Leveling is also done in a very Elder Scrolls kind of way. Not once did I feel like I was grinding, nor do I have to kill fifty thousand mudcrabs to upgrade my dual wielding skill. You earn the most XP by completing quests, and if you get any sort of hit on an enemy before it dies, part of those experience points go to you, regardless of who actually killed it. This helps in making ESO feel like one of the most accessible MMO’s I’ve ever played.

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Crafting has grown to become one of my favorite pastimes in the game. Raw materials scatter the land, anything from Iron Ore to Maple to Jute and Rawhide. All of these can be refined at a particular crafting station and turned into the weapon or armor of your choice. It goes past that though, with cooking and alchemy thrown into the mix. Every one of these skills can be learned by any class or character. It will be interesting to see how the raw goods economy flourishes once the in game population grows. Already I was starting to see expert Alchemists crafting potions for their guilds and others selling high level armor at Guild Stores. The crafting system is very well designed. If a weapon is not to your liking, you can deconstruct it to extract raw material or research a trait it might have and use it on something you want to build. If you find books on other kinds of crafting designs, you can also build things in a style other than your race.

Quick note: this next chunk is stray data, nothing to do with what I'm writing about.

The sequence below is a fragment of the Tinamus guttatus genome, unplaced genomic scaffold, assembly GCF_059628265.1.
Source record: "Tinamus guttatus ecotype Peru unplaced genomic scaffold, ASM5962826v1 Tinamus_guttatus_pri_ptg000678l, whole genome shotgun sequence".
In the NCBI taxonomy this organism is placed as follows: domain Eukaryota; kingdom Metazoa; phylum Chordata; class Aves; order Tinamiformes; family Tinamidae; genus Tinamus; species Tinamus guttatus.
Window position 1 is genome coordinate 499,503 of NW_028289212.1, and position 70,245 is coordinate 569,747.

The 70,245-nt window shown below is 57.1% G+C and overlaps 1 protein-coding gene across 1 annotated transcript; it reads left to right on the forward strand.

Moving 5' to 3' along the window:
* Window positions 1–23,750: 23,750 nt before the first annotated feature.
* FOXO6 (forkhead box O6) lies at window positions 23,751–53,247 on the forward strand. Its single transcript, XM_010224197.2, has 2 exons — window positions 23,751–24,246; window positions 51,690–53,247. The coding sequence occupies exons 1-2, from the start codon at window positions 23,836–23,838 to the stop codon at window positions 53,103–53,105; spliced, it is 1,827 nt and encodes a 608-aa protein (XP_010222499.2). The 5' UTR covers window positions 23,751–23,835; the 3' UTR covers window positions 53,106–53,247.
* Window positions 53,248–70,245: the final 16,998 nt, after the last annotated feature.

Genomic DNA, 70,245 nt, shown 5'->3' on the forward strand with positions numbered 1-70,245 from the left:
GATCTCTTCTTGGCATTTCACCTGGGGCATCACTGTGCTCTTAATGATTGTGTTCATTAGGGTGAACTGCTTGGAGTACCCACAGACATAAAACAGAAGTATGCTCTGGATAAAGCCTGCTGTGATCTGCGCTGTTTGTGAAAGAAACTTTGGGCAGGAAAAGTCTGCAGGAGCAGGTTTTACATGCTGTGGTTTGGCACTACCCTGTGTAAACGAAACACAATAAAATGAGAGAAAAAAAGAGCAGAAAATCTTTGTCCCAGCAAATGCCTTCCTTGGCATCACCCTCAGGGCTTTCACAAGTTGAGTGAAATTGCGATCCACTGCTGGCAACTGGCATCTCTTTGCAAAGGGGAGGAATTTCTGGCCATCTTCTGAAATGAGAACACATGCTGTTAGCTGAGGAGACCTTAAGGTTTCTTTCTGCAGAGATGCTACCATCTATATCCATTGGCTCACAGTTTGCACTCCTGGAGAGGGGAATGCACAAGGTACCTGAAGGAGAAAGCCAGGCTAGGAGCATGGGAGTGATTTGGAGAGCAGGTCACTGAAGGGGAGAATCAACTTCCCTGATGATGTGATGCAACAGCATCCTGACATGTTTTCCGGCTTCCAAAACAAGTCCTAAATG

In another effort to simplify the Elder Scrolls formula, your inventory is now determined by slots rather than weight. You can carry sixty items when you first start out, with the ability to purchase more space later on. There are banks where you can leave any items for further use and thankfully any crafting material you have in the bank can be used to build things without taking it out. You can’t steal every item on a table like you could on Skyrim, but it is an understandable step back considering the scope of the game.

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So this is where Marchamp is right now. I recently bought a horse which I named Joakim Noah, I am fully enjoying exploring my homeland of Morrowind outside of Vvanderfell, and I’ve joined three guilds with very vocal members and an active community. I even made a friend. I am one level away from testing out the PvP which is why I will hold off on a score for the game until a couple of weeks after launch. From the looks of it, the server at ZeniMax is doing a fantastic job at keeping all the players connected and removing any type of queue.

What amazes me the most about the game, however, is how personal an experience it is despite the presence of so many other players. When you leave a city and simply go exploring, and the Elder Scrolls theme comes on, you know you are in a very familiar, yet foreign place. From my initial impressions it would be a crime to pass this experience up if you are an Elder Scrolls fan. This is not some side quest; it is a fully fledged new chapter in the saga.


About The Author

Ivan Favelevic is Blast Magazine's Associate Gaming Editor. He knows he would be a nobody in Westeros and is ok with that. Follow him on Twitter @FlyingBags to hear random thoughts on games plus some soccer and basketball rants.